Many of the reports coming back from the various theaters of operation
have stressed the excellence of Japanese
camouflage (see Tactical and Technical
Trends, No. 14, p. 16). It appears that they adapt the type of camouflage
employed to suit the country in which they are operating, rather than relying upon
any set principles or stereotyped pattern. As it is evident that much importance
is attached to this subject, a selection of topics in these reports is given below.
* * *
a. A British officer's report states that the Japanese are excellent at camouflage, and
use the chameleon principle. Whatever type of country was being traversed, their style
was altered, in that different colored vines or branches, to correspond with local
vegetation, were fastened to their persons. Thus, lying along branches or standing
against bushes, they were absorbed into the landscape.
b. A dead sniper who was examined carried the following camouflage equipment: a green
net for his helmet; a pair of long green gloves; a bottle of green liquid with which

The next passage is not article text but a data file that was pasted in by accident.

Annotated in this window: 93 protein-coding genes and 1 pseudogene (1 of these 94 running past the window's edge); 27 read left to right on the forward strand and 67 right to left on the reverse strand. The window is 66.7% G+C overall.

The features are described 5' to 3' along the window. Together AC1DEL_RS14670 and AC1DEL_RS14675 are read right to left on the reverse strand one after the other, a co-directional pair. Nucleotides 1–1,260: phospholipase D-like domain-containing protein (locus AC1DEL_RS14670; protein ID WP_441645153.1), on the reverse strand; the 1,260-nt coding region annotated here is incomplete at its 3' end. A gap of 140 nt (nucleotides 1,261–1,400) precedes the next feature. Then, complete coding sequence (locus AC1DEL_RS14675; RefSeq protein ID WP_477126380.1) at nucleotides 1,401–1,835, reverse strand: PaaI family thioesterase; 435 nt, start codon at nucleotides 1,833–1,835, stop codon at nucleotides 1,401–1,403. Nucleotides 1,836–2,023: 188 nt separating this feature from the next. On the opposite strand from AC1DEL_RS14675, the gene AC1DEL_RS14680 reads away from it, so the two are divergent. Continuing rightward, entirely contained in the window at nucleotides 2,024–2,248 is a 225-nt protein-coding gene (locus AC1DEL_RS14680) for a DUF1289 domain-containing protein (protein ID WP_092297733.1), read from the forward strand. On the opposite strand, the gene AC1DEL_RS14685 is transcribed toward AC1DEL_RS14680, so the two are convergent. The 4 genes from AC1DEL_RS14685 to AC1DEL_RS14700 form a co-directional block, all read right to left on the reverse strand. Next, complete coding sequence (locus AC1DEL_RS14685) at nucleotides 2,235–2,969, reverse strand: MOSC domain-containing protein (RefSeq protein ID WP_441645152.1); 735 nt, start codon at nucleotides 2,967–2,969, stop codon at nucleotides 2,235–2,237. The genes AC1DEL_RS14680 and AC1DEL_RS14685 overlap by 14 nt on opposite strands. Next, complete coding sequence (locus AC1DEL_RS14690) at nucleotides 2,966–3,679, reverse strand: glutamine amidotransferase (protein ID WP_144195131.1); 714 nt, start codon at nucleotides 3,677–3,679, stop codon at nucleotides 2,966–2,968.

his face and rifle were smeared; and a small hypodermic syringe. This syringe was empty
when examined, and there was no indication of its contents.
c. According to another report, Japanese snipers have packs in which a
number of differently colored gymshirts are carried. They change these shirts
according to the color of the cover from which they are operating. They also
have face nets, which are of various colors, and like the gymshirts, are changed
according to the nature of the cover.
The report also states that camouflaged elephants had been seen. Their hides
had been painted with large patches of different shades of green to tone in
with their surroundings.